Organisations may be over-paying for cloud with inappropriate payment models

Flexibility of Pay-As-You-Go does not always mean value for money; predictable usage requirements often better served by fixed-rate model, says Claranet

Over a third of large enterprises that are using cloud services have adopted multiple payment models for these services, particularly when supplied by more than one provider, according to research by Claranet. Michel Robert, Managing Director of Claranet UK, says that while this as a sign that organisations are adopting an incremental approach to cloud adoption, they are also inviting unnecessary complexity and may be leaving themselves open to paying over the odds.

Claranet’s third annual cloud adoption survey, which polled 300 IT decision-makers from a range of small and medium-sized businesses, and enterprises, found that 34 per cent of large organisations (those with more than 3,000 employees) that are using cloud-based services are taking these services from more than one provider and are tied to more than one payment model as a result. Payment models cited included flat-rate subscriptions and a variety of scalable and “Pay-As-You-Go” (PAYG) options.

The apparent flexibility offered by PAYG payment models may give the impression of value for money, but Robert counsels caution:

Flexibility has always been one of the key selling points of cloud computing and outsourced IT, and this extends to the models available when it comes to paying for services. Just as they need to ensure the service they take is suited to their needs, organisations must make sure the payment model they choose is appropriate to the way in which they will use their cloud services,” he said.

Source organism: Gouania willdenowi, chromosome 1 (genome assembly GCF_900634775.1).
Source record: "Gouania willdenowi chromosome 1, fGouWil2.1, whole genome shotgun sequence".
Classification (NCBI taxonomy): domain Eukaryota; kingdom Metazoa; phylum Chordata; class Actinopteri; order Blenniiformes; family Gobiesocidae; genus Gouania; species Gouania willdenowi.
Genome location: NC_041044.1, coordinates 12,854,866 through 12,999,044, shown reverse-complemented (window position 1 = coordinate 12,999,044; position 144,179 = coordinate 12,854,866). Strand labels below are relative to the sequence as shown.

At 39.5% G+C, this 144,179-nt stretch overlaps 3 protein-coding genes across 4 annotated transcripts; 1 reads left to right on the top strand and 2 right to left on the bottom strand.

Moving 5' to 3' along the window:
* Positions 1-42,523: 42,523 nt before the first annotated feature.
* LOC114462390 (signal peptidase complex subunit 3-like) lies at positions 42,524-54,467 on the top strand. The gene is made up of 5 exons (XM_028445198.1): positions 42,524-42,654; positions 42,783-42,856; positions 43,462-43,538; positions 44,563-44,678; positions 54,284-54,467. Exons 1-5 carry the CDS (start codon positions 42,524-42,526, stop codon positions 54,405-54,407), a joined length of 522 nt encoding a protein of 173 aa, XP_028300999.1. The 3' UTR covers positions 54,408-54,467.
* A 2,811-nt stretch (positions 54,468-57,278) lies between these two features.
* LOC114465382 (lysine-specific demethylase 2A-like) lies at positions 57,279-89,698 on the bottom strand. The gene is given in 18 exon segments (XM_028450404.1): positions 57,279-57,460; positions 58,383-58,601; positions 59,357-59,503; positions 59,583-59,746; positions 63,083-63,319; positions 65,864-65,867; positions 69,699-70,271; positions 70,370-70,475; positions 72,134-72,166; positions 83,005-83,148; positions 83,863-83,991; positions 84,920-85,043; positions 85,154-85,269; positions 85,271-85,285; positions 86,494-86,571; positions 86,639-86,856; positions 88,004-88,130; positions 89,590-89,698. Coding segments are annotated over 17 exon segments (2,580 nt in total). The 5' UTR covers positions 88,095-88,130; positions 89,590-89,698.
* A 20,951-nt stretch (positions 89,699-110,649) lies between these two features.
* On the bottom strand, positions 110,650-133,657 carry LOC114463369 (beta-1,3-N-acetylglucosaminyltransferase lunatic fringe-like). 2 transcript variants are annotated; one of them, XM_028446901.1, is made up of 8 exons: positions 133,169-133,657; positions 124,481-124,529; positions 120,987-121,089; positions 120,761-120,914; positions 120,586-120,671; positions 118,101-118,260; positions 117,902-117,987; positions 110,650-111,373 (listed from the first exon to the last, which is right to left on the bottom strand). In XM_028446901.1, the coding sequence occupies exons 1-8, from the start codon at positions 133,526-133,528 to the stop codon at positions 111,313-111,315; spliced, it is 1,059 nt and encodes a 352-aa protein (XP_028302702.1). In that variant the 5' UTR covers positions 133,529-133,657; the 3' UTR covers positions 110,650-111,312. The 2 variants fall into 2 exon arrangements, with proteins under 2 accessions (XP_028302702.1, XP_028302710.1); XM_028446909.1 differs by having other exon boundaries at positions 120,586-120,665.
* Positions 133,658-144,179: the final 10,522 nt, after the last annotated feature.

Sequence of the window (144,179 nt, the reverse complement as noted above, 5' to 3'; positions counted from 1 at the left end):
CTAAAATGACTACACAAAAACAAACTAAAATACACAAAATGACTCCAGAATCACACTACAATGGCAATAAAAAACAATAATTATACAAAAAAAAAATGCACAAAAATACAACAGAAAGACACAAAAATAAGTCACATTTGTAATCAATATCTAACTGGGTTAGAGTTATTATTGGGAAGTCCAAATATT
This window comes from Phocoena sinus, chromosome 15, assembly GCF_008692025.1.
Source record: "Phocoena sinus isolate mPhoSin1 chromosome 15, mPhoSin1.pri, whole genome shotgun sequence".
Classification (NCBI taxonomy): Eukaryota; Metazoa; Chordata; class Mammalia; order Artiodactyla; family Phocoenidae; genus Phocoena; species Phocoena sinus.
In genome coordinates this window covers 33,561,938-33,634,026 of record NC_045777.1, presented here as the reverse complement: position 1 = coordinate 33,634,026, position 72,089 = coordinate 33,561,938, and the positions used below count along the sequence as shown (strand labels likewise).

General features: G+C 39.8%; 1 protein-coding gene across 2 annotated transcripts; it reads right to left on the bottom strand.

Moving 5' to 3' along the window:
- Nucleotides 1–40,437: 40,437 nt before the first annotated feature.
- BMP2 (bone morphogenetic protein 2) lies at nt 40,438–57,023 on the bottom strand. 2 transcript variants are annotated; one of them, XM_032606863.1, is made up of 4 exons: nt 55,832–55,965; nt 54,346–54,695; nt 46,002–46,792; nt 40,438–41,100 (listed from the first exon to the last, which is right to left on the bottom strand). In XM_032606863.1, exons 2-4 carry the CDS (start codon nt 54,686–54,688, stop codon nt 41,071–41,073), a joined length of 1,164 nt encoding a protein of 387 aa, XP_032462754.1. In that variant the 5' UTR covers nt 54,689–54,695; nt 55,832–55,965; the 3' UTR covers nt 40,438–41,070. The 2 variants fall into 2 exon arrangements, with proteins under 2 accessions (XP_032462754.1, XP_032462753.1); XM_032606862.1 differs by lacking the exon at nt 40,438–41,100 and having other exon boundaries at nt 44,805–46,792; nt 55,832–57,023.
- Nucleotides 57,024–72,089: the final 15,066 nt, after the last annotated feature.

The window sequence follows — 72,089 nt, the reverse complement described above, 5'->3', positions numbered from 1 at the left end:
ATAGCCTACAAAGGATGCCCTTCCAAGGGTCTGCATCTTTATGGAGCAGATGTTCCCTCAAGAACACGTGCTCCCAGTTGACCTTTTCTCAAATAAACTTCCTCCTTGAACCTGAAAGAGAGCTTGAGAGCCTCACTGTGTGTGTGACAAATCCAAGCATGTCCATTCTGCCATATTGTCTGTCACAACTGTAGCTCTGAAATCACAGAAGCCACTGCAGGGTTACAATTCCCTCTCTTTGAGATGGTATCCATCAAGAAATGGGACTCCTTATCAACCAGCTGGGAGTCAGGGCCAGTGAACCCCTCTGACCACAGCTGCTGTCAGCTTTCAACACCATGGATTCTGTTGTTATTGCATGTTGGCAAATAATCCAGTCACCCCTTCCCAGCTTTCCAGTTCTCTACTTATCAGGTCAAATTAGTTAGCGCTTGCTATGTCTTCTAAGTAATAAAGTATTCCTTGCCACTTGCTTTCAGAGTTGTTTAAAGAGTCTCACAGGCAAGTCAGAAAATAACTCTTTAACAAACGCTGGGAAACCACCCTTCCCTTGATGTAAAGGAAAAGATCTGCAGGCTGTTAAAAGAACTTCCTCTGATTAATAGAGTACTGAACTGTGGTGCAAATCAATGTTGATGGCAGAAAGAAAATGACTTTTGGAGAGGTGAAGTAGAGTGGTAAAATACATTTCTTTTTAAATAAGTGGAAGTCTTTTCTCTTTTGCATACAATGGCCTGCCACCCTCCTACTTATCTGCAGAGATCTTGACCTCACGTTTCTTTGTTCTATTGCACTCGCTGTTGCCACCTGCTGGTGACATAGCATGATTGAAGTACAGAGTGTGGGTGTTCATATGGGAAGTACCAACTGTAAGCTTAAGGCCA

Our research revealed that 87 per cent of organisations surveyed cited flexibility of compute resources (ability to scale up or down) and access to applications as a key objective when migrating to the cloud. Yet 75 per cent said that their compute usage was predictable. A Pay-As-You-Go (PAYG) model may provide value for money if you are frequently using the ‘burst’ facility of your cloud service. However, if a company’s particular workload is largely predictable it may end up paying more than it needs to. Yet in most circumstances, it should be possible to anticipate your requirements and put in place a payment model that reflects this level of productivity and delivers genuine value,” Robert continued.

Robert recommends an incremental approach to cloud adoption: “Many organisations and their IT chiefs face increased demand from the business to provide applications with high availability on a 24/7 basis. This high level of dependence on these applications, coupled with increased complexity, is a key driver to partner with proven outsourcing companies. In most cases, these organisations can leverage their scale and provide services to companies at a lower cost than the companies doing it in-house. This is especially true for mid-sized organisations. Against this backdrop, cloud computing can be an ideal option for those organisations looking to take a more agile and iterative approach to reduce the business risks associated with IT change,” he said.

“An incremental approach to cloud adoption does, however, increase the potential for complexity and over-payment, particularly when different services are procured from different providers,” Robert concluded.

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